I wanna start this post with a little farewell.
Aquaman, with gloves on. I’ll send you on a farm, with lots of land so you and other Aquamen can run around. Play in the aquafields.
For some reason, I thought of that line as Steve Carrell making fun of his character, Andy.
And before I start talking about the scene, I just wanna air our a ‘style guide’ item. Do not call a woman or a female character shrill even if. Ever. It’s like calling a black person or character articulate.
But here I am sort of breaking my rules by talking about a scene in The 40 Year Old Virgin, where we’re a few generations after free love but we still have problems. Fine, the scene isn’t directed in a way that I would think a well-directed scene would be. How did Trish (Catherine Keener) even find out that her daughter Marla (Kat Dennings) wants to have sex? How are they still yelling at each other in between Andy’s bike ride to her house? How near does she live from the store? However, this is a comedy, and I don’t know the rules for that yet. And you know what, I like Catherine Keener here. She bellows at her daughter, believably softens a little to Andy and to figure out what Marla is saying and gradually brings her volume back up for Marla. Watching them go at each other makes my throat hurt.
I love the exchange here.”Oh, mistake. Okay, so I was a mistake then?” “Oh, you’re not a mistake. Your sister was the mistake!” Or “Oh my God, are you kidding? We never have sex! Do we ever have sex?” “No we don’t.” “Ah-ha!” “What?! You do, you’re such a liar! Why are you lying to me! Why?” And Marla says something about boyfriend and go. They realistically show their emotions on top of their lines. Some fights don’t have high and low volume times, they’re just fights. And one of the greatest ones I’ve seen under 90 seconds.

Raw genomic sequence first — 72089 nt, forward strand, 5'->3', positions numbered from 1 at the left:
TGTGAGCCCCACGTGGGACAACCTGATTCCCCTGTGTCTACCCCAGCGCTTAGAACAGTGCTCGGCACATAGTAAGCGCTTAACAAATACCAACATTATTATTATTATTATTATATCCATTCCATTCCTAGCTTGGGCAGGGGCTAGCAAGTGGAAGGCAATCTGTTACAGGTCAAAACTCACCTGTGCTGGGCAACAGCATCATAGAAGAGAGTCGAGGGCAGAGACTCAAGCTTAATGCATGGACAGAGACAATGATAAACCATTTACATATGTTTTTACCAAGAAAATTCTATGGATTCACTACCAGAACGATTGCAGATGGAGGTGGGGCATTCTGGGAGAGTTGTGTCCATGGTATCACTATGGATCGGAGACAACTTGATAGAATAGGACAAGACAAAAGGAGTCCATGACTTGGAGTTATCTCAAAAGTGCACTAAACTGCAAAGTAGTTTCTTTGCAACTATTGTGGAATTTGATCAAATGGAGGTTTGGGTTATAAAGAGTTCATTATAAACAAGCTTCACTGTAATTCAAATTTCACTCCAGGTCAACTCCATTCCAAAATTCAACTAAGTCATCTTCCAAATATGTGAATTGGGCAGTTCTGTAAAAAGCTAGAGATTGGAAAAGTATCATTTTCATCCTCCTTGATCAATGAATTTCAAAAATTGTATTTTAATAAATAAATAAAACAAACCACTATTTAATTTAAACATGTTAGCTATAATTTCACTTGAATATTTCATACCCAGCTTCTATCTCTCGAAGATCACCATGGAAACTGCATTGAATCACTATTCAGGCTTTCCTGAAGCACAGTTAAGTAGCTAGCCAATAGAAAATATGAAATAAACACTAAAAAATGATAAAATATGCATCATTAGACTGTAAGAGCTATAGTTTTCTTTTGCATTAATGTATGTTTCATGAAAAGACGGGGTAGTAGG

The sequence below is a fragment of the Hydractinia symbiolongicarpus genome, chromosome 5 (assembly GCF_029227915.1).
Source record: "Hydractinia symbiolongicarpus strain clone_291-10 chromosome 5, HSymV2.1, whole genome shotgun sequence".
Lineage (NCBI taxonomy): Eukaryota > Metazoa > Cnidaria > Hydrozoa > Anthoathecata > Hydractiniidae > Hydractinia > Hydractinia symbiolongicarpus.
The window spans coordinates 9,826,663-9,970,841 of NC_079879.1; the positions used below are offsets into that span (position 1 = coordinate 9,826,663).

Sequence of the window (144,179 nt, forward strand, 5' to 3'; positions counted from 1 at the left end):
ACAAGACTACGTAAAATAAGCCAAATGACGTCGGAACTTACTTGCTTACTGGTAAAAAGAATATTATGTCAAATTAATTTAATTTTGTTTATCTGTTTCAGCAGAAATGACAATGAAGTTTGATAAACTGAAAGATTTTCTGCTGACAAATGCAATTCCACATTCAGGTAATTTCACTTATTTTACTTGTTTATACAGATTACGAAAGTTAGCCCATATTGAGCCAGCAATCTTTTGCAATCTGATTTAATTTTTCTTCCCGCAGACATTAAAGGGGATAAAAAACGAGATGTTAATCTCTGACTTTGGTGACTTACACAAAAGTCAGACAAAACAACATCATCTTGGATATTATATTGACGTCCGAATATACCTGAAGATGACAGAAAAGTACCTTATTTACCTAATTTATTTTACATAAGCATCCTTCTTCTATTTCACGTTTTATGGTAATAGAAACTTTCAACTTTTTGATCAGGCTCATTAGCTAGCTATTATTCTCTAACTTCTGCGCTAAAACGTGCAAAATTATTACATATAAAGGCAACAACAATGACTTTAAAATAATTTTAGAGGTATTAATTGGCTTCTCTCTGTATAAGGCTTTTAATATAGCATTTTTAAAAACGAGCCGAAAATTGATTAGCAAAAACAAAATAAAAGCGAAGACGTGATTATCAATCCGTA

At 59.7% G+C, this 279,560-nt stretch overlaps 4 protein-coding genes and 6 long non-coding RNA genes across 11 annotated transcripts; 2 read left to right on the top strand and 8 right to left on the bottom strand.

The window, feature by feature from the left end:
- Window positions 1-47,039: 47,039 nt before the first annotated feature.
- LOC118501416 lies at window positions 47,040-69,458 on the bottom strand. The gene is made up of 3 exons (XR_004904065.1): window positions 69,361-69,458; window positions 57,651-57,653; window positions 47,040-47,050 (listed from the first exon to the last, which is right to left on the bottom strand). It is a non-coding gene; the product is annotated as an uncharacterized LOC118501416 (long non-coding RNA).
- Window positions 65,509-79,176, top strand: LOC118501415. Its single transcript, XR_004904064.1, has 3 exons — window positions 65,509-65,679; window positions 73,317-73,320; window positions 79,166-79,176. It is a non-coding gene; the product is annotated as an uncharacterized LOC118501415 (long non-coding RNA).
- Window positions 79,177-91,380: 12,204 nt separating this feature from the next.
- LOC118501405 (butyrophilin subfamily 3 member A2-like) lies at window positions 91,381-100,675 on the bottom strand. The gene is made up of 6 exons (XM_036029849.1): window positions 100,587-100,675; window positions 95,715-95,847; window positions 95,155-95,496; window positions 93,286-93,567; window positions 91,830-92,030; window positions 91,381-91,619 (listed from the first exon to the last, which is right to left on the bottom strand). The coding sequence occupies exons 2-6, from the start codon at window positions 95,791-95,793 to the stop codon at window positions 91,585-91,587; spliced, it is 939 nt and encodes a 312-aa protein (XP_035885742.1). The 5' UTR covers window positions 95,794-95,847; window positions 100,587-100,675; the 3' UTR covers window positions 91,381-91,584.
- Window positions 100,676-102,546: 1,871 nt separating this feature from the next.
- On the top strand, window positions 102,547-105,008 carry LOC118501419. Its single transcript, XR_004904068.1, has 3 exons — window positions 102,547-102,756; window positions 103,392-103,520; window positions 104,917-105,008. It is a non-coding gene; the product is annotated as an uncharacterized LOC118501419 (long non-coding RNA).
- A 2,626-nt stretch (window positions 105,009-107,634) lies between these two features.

She shows she has a life outside and before her boyfriend. It’s arguable that she is or isn’t a perfect mother but she’s protective and has good intentions. Trish is comfortable enough to introduce Andy to her ‘real family,’ opening up to her flaws. She asks “Oh God, you wanna run away, don’t you?” and like a gentleman, Andy doesn’t. Because Andy has his own flaws and secrets too.
- Interview: Steve Carrell (guardian.co.uk)